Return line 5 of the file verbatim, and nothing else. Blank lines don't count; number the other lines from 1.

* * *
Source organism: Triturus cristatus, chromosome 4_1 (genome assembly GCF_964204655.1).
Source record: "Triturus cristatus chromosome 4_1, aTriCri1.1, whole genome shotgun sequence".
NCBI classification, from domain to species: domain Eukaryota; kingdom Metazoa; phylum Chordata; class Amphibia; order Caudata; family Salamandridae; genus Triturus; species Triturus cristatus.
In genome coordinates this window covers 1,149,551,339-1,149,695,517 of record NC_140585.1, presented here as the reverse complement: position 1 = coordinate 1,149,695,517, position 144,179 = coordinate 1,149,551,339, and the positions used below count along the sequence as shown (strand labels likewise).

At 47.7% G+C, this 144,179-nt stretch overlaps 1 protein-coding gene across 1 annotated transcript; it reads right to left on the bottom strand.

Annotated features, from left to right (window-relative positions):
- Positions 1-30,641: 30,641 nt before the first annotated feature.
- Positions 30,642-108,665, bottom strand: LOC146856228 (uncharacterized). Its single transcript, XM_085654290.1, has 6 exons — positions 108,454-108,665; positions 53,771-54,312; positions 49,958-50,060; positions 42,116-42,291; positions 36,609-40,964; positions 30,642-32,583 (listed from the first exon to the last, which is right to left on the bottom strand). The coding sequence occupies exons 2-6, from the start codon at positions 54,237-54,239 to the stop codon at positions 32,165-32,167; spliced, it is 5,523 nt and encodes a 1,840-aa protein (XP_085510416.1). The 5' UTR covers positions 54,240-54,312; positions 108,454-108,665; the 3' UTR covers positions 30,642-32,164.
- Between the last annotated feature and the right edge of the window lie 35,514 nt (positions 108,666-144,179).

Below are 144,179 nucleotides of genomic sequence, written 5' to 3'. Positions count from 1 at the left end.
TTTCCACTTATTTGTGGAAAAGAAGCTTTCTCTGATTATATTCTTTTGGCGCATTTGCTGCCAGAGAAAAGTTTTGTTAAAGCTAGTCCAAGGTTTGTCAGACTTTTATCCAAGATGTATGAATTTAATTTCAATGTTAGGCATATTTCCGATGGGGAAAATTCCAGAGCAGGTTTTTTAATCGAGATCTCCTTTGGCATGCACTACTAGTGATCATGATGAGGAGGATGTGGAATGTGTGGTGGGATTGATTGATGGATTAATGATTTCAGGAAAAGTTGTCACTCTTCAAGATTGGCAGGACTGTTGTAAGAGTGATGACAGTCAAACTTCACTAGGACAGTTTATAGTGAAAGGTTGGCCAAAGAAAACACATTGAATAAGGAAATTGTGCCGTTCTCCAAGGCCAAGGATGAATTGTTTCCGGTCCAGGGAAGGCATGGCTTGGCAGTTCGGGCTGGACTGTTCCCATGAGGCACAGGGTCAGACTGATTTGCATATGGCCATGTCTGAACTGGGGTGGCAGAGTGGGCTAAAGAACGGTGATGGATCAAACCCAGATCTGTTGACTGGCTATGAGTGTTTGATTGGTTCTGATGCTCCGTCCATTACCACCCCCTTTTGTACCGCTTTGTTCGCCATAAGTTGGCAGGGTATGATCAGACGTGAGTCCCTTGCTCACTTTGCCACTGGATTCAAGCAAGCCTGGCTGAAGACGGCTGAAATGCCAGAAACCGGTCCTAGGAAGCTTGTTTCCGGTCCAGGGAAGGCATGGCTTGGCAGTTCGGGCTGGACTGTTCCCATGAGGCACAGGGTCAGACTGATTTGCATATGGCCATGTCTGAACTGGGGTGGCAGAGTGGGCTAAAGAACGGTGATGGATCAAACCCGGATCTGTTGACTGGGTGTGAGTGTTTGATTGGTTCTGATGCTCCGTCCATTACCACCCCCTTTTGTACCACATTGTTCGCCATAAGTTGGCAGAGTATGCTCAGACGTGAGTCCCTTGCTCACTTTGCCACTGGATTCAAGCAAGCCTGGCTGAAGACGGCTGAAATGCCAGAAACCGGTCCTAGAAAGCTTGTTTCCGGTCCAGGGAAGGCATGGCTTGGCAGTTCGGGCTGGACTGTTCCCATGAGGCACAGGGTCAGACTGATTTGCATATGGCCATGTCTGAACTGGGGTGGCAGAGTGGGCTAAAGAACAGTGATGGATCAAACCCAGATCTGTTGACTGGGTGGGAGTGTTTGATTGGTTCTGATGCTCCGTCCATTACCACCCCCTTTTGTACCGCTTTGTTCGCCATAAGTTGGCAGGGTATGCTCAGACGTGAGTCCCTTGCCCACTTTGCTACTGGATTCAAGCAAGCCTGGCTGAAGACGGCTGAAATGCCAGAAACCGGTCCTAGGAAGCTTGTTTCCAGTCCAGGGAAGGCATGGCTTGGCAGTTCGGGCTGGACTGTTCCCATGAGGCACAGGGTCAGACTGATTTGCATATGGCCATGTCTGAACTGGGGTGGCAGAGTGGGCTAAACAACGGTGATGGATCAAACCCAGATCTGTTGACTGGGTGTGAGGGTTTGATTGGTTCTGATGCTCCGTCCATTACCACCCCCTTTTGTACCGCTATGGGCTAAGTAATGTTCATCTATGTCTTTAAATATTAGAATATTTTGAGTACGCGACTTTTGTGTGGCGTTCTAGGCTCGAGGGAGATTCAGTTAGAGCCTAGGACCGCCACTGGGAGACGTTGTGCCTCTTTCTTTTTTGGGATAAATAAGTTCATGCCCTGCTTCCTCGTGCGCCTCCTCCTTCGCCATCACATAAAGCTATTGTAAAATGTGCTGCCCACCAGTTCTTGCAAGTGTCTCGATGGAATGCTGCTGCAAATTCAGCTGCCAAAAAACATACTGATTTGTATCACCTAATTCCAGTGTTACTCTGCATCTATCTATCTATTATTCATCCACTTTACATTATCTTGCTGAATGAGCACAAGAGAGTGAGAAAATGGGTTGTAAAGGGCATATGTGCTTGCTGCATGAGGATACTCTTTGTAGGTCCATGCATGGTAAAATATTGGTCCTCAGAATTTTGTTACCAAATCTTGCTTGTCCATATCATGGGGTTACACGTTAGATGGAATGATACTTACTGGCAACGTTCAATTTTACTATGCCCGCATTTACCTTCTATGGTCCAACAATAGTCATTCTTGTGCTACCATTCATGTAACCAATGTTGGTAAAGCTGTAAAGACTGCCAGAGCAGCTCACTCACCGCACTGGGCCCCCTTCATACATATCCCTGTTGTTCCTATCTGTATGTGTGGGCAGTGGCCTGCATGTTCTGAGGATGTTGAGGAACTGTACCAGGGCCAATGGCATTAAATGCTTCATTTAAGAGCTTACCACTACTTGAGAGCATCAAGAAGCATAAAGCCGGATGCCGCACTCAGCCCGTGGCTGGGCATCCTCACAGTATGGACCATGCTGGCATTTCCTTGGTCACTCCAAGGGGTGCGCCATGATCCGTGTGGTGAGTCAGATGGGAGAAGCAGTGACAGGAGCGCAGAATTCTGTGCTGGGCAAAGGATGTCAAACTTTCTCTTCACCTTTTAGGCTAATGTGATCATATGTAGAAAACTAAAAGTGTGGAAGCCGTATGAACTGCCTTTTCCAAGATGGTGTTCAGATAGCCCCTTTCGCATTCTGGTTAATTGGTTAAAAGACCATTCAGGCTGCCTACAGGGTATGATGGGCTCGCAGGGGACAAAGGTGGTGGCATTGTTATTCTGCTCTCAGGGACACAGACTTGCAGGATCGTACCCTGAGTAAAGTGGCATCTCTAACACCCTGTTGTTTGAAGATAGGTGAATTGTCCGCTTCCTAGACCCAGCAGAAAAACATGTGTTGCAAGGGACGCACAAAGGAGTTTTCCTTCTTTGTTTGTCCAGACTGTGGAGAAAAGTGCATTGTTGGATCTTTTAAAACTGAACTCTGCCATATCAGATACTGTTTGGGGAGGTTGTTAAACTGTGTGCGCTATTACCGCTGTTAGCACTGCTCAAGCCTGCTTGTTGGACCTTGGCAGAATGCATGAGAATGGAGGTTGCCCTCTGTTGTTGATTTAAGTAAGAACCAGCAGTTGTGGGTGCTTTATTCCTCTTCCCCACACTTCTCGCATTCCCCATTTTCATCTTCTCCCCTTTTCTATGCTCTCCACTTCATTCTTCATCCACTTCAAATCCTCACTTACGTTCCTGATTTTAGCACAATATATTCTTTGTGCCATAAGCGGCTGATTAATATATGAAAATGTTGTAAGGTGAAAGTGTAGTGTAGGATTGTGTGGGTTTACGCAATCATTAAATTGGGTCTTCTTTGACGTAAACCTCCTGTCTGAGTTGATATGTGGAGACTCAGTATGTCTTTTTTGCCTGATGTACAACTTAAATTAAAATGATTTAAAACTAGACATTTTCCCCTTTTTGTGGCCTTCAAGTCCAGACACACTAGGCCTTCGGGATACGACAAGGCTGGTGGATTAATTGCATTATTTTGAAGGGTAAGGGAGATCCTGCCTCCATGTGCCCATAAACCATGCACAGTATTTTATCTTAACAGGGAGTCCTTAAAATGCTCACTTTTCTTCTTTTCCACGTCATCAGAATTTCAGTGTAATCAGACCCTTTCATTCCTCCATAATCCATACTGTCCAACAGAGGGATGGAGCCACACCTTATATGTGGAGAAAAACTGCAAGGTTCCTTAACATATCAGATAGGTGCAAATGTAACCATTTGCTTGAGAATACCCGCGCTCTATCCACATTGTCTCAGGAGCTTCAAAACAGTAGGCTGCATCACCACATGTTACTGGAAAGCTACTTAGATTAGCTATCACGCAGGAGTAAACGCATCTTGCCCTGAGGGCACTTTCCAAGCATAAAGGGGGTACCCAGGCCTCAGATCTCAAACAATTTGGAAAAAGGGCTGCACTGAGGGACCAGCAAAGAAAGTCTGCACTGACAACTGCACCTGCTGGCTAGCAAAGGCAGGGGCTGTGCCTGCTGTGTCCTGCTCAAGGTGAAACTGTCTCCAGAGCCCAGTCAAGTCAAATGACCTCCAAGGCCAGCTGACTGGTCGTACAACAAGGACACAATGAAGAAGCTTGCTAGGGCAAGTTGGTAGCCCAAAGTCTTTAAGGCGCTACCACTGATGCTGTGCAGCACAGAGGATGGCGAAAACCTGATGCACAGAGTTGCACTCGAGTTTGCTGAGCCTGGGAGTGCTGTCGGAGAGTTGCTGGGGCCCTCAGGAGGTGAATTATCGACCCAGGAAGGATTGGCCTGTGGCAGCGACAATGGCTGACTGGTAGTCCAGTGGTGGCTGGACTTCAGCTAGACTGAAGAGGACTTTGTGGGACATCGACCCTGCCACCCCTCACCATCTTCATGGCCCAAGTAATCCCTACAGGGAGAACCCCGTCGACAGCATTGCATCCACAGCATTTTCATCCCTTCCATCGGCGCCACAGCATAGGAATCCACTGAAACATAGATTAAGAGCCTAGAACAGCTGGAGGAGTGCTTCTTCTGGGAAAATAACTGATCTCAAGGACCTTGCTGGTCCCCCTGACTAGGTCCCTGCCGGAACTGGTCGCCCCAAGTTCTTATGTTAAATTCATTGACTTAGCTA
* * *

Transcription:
At 47.7% G+C, this 144,179-nt stretch overlaps 1 protein-coding gene across 1 annotated transcript; it reads right to left on the bottom strand.